Cosby stumps for Rolley in Baltimore

Comedian Bill Cosby joked with seniors, marched through Mondawmin Mall and dropped by Northeast Baltimore homes Wednesday to stump for mayoral candidate Otis Rolley.

"So how many of you know anything about this young man?" Cosby asked a crowd of about two dozen gathered in meeting room at St. James Place apartments.

Cosby braved Wednesday's heavy rains to campaign for Rolley less than a week before the Sept. 13 Democratic primary. At a news conference before a Rolley rally at Coppin State University, Cosby said he was impressed with Rolley.

"This is a young man who … believes in family. I know he loves this city," Cosby said. "He's straightforward and he's honest. He wants to see children educated better. He wants to see communities come together."

Cosby, who grew up in Philadelphia, said he got a kick out out of canvassing with Rolley in Northeast Baltimore's Loch Raven neighborhood.

"I stayed behind because I'm not used to knocking on people's doors," he said. But when he did walk in homes, Cosby said, he had some "interesting" conversations.

One woman in her 70s, "started to talk to both of us like she was married to us," Cosby said.

At the senior apartment complex, Cosby drew laughs by removing the shoe of a puzzled-looking toddler and pretending he was married to the girl's grandmother.

"We hope you will make better schools for our child," he told Rolley, then turned to the woman next to him. "Am I right, Mother?"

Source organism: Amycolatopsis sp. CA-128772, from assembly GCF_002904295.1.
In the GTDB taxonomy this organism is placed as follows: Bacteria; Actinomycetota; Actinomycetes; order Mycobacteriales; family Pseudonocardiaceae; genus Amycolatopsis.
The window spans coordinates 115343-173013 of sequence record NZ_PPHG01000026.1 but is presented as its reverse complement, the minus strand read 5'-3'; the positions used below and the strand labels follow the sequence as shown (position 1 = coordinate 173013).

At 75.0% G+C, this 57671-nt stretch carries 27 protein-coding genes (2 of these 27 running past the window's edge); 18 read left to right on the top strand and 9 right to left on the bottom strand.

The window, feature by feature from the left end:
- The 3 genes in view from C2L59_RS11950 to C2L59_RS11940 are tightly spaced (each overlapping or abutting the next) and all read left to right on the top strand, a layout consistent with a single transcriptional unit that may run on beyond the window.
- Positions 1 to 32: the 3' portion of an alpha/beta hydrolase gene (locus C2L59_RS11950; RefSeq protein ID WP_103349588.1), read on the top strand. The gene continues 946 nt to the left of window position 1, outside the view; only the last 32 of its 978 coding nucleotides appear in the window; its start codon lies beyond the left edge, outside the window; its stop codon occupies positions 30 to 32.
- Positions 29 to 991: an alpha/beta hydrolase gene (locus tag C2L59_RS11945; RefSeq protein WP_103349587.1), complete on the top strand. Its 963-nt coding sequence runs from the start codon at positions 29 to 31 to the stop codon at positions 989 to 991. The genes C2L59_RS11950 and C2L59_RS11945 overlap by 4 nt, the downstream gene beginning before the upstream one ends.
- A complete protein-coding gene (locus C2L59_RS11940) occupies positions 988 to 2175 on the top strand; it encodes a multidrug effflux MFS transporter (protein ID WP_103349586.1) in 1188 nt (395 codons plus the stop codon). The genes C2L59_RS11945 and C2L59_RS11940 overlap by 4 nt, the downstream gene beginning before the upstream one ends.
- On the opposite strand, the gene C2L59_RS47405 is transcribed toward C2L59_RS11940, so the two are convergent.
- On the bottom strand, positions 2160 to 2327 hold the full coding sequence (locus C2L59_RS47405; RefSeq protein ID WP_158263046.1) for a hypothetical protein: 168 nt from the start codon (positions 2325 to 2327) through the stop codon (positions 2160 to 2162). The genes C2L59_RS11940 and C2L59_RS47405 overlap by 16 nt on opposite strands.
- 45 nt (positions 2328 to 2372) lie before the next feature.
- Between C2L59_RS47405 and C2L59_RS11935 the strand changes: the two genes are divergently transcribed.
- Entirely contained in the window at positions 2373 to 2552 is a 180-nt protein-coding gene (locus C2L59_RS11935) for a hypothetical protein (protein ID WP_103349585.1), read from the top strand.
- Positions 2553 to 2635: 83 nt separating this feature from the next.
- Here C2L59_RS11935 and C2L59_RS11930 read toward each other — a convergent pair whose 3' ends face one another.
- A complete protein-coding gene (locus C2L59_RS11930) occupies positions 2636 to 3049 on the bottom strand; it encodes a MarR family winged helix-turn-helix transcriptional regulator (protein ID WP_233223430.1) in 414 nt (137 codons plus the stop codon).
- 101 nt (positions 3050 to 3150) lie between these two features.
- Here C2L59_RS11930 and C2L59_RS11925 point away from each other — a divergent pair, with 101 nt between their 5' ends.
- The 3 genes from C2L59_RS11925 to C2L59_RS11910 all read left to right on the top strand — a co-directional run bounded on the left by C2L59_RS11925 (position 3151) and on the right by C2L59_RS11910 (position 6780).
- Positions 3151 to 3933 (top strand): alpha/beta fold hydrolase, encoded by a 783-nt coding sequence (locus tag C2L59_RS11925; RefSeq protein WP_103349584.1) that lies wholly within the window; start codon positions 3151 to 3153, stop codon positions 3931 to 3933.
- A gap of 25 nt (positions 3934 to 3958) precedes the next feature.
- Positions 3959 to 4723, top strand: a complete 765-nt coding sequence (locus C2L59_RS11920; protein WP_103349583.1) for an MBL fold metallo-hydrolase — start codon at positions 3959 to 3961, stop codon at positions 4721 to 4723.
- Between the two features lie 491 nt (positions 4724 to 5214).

Rolley, who has mounted an aggressive campaign against incumbent Mayor Stephanie Rawlings-Blake, fielded questions on property taxes, policing and vacant properties.

Some residents said Cosby's support had persuaded them to support Rolley.

"He must be a pretty good candidate if Bill Cosby is coming out for him," said Larry Inman, 64, a retired forklift operator. "I know he's not going to stand up for just anyone."

William White, 58, a retired mail carrier, said he had been a fan since the days of "I Spy," Cosby's 1960s television show, and was "exhilarated" to meet him.

He brought a pencil sketch he had drawn of Cosby that captured the comedian's mischievous eyes.

White said he was impressed by Rolley's plan to eliminate vacant houses, but said he had not yet decided for whom to vote.

Wednesday marked Cosby's second visit to Baltimore to campaign for Rolley. A former spokesman for Rolley's campaign connected him with the comedian.

As a national entertainment figure, Cosby is an unusual endorser in the race. Rawlings-Blake has received endorsements from union groups and state politicians, including Gov. Martin O'Malley, Sen. Barbara A. Mikulski and Rep. Elijah E. Cummings. Among supporters of state Sen. Catherine E. Pugh is Scott Donahoo, a one-time political aspirant and former owner of a chain of car dealerships.

When asked if he would return to Baltimore more often if Rolley were to win, Cosby shook his head.

"Mrs. Cosby is not happy," he said. "My wife wants me home."